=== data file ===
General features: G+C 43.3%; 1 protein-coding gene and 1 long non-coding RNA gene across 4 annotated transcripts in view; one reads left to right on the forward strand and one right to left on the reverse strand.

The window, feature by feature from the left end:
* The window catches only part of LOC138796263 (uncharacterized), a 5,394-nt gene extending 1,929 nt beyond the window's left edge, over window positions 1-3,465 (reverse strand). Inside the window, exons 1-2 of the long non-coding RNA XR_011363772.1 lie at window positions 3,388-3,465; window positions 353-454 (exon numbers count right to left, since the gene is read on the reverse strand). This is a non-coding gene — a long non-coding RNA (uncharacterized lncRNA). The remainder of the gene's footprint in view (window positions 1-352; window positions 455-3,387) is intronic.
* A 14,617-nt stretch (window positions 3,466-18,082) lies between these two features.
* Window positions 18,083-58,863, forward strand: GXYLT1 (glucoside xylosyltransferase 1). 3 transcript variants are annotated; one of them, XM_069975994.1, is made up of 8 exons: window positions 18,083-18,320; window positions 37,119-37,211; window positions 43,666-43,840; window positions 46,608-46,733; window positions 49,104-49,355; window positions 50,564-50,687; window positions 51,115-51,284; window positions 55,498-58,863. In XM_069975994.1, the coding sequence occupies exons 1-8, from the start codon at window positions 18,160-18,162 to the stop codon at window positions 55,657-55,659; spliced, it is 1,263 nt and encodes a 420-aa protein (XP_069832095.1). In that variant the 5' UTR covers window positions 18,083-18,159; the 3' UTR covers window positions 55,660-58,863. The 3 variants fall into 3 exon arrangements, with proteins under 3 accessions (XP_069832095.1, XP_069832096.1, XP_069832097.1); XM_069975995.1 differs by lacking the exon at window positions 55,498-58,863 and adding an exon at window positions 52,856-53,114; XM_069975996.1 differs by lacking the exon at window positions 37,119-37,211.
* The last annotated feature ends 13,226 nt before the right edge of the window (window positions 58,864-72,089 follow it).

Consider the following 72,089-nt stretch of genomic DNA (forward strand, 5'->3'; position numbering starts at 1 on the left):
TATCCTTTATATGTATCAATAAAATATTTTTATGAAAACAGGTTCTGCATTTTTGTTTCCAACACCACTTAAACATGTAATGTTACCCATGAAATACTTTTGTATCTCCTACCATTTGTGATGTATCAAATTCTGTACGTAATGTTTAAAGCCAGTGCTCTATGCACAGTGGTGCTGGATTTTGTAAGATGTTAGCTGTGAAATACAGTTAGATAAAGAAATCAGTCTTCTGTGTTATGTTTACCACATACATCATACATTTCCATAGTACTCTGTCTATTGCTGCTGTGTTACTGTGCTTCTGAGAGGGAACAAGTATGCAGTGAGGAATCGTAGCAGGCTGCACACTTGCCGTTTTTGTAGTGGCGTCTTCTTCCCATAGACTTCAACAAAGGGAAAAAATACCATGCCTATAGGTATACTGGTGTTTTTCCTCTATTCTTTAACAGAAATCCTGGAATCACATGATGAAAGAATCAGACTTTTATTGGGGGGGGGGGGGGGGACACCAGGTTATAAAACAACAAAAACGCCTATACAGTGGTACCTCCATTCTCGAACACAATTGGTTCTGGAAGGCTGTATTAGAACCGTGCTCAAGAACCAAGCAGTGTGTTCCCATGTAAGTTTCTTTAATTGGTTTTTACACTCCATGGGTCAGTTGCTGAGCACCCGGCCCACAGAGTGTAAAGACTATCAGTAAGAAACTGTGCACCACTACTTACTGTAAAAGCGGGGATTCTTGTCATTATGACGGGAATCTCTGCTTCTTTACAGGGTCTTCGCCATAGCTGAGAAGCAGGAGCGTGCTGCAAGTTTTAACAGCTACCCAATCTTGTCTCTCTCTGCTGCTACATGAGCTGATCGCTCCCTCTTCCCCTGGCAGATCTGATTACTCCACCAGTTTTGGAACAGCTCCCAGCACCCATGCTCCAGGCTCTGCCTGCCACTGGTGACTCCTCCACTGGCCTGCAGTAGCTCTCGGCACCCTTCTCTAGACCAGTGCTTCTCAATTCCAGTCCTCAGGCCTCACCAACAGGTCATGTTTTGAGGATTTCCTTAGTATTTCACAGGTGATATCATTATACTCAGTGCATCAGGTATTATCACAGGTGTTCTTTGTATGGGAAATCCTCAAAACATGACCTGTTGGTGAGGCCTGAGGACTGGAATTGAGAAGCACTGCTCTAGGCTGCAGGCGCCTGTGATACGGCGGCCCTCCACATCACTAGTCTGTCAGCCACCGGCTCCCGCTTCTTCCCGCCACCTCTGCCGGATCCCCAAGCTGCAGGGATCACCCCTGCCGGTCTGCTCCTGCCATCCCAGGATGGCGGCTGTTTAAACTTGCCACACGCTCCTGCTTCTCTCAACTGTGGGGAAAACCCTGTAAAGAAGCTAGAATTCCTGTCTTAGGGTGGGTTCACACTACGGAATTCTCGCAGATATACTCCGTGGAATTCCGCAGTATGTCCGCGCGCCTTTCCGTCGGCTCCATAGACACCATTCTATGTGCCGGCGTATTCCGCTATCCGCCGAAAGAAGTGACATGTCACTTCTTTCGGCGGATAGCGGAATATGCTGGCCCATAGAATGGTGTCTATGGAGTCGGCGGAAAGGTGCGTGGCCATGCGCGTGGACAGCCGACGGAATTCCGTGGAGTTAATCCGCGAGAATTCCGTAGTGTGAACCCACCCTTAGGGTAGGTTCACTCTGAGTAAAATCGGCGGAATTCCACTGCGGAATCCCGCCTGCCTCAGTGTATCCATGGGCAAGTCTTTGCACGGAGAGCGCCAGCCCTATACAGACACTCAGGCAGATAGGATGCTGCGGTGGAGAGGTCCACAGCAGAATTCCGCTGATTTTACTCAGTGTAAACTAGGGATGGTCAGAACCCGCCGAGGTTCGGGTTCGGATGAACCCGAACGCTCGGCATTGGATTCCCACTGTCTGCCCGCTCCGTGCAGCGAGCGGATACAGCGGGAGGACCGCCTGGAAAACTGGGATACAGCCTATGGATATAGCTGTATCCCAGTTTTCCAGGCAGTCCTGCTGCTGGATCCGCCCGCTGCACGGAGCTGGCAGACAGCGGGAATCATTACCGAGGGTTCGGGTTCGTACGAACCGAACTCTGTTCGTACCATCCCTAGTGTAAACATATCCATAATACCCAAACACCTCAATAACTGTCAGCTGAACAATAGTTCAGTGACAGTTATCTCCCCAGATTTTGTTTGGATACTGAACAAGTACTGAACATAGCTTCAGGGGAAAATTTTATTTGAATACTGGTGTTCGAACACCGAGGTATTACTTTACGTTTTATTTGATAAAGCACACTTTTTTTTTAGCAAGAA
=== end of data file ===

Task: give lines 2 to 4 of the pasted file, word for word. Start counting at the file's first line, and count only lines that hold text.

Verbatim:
The window, feature by feature from the left end:
* The window catches only part of LOC138796263 (uncharacterized), a 5,394-nt gene extending 1,929 nt beyond the window's left edge, over window positions 1-3,465 (reverse strand). Inside the window, exons 1-2 of the long non-coding RNA XR_011363772.1 lie at window positions 3,388-3,465; window positions 353-454 (exon numbers count right to left, since the gene is read on the reverse strand). This is a non-coding gene — a long non-coding RNA (uncharacterized lncRNA). The remainder of the gene's footprint in view (window positions 1-352; window positions 455-3,387) is intronic.
* A 14,617-nt stretch (window positions 3,466-18,082) lies between these two features.